Tuesday, September 27, 2011

Being A Music Therapist With a Headache

Music Therapy time with Miss Caylyn!
Sorry for the creepiness of the kids' heads being blurred.

Physical pain messes with my emotional energy which makes it twice as hard to do my job as a music therapist. Sometimes I feel like I can't focus on planning and working on new songs and interventions because I'm so drained from the headache, which is out of my control. Then there's the obvious trying to sing, play the guitar, and listen to kids banging on instruments with a headache. *deep sigh*

But it's not always about the physical pain. God gives me moments of encouragement right when I need it.

Yesterday a student was sad after music therapy group was over and he was crying. This student uses an ipad as an augmentative communication device to speak. The teacher asked him why he was sad. He typed, "music gone." She said that Miss Caylyn would be back again. Then he initiated the statement, "awards to Caylyn". The teacher said, "oh, you think Caylyn should get an award? What would Caylyn's award be for?" And he typed singing.

This morning I was meeting with my supervisor to talk about how the year was going and what my goals were for the year. We were talking about an ED high school program that I go to for students who cannot function in the general education high schools. My supervisor said about that teacher, "well she already thinks that you set the world on fire."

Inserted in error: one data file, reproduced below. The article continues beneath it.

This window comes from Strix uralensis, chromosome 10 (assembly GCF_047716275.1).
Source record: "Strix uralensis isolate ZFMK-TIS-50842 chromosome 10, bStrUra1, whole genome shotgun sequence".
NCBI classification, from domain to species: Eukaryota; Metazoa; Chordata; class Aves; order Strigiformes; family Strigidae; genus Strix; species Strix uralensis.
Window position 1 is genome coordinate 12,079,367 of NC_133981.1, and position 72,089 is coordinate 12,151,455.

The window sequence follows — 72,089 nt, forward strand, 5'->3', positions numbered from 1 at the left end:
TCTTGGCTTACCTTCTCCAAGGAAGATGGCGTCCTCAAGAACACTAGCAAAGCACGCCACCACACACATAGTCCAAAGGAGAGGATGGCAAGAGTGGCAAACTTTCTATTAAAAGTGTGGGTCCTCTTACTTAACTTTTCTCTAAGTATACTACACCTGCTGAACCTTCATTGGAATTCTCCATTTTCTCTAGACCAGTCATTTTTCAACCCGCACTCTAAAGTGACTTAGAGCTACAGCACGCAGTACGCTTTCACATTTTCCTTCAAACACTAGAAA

This morning at an elementary classroom for students with autism, I was packing up after music therapy group. A student was listening to music as her break for work (ironic because her 'work' was music therapy and her break was music). She asked me if she could sit on my lap. She was smiling and laughing. She hugged me and asked me to do silly noises with my lips (a stimulation she really likes).

Today I had a private guitar lesson with a student that I also see at school in one of the classrooms I go to. He is always so excited for his guitar lesson (and he is a great musician too!). I was telling him how today we had guitar lesson and tomorrow I will be at his school for music therapy. He finished the sentence, "and have fun!"

It's moments like these I'm so grateful I have. They are greater than the headache. They provide validation that, even though I don't always feel like it, the headache is not winning and is not interfering with my job.

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